|Subject:||How to use SMTP authentication for sending outbound messages|
|Creation date:||12/14/15 4:35 PM|
|Last modified on:||12/14/15 4:35 PM|
Using SMTP authentication for out-bound message
You need to create user accounts in Xeams in order to use SMTP authentication. Click here to see how to create user
The email address serves the login ID
Once a user id and password is created, you can specify those values in your email client to use SMTP authentication.
Consider the following scenario. You have disabled SMTP Relay for any client who connects from the Internet and want to challenge the user with a user id and password before accepting an email for non-local domains. Following steps show you how to use SMTP authentication.
- Create a user. Let's the user is John and you have created an account for him using john@YourCompany.com as the email address. John uses Microsoft Outlook Express to send and receive emails.
- Use John's email address for the Account Name and check the box for Outgoing mail server
- Refer to the following image showing what values to specify in your client. This screen may look different if you are using any other client.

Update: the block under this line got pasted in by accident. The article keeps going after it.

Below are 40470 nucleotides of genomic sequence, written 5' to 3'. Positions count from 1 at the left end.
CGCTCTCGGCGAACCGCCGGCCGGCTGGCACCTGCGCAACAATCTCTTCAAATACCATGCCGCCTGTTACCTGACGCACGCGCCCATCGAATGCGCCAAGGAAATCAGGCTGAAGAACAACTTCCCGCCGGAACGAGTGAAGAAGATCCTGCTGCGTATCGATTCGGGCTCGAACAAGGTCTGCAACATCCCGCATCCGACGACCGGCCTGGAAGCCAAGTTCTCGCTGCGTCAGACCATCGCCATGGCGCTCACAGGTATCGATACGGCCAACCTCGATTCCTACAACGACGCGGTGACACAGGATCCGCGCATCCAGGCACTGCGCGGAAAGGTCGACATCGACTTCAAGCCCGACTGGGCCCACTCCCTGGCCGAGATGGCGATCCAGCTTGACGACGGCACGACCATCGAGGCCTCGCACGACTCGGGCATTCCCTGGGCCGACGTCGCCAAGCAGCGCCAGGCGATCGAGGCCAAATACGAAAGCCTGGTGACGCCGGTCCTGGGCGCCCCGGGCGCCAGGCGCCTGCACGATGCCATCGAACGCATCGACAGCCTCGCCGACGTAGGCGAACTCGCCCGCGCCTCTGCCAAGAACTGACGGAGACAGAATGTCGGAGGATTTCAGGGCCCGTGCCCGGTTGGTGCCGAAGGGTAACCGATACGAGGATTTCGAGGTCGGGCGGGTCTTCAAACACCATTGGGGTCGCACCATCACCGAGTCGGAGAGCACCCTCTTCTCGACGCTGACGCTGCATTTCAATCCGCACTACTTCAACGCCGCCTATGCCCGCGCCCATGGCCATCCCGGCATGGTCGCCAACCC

Posted by Jovanna Torres on 5/29/09 12:37 AM
this still doesn't tell me how to enable SMTP auth in Xeams...
Posted by Steve on 4/9/14 2:45 PM
This is correct, but only if sender or recipient is not on the same server. If the sender and the recipient are hosted at the same Xeams server - then you can send emails without authentication. This is a MEGA-BUG !
Posted by Josh on 1/5/14 6:35 PM
After some testing, it seems like SMTP authentication is always on if relay is set to closed. Set the configuration to a closed relay and try to send an email and you get relaying denied. However, if you set your smtp server to log on, it will relay the email.
Posted by Paul on 5/10/16 2:56 AM
This works as it should, but what would be great is to force SMTP authentication for ALL incoming mail, even to local accounts, except from trusted hosts. Many people have a stand-alone spam filter that then delivers mail to the actual mail server, thus only need to allow un-authenticated SMTP from that one trusted host. All other SMTP connections are either spam attempts or legitimate users, in which case we want to force SMTP authentication for those users, even if they're sending to local users.
Posted by ThyTe on 9/22/16 3:02 PM
Sender rejected. [firstname.lastname@example.org]550 5.7.1 Must Authenticate! . Typically, SMTP server's do not reject emails based on the sender's email. If the receiving end is under your control, check its logs to see why is it rejecting the sender.
Posted by Dennis on 1/7/14 9:16 AM
This comment is for Josh.
This is exactly what SMTP authentication supposed to do. Without authentication relaying should be denied and with is should be accepted.
Add a comment to this document
Do you have a helpful tip related to this document that you'd like to share
with other users? Please add it below. Your name and tip will appear at the
end of the document text.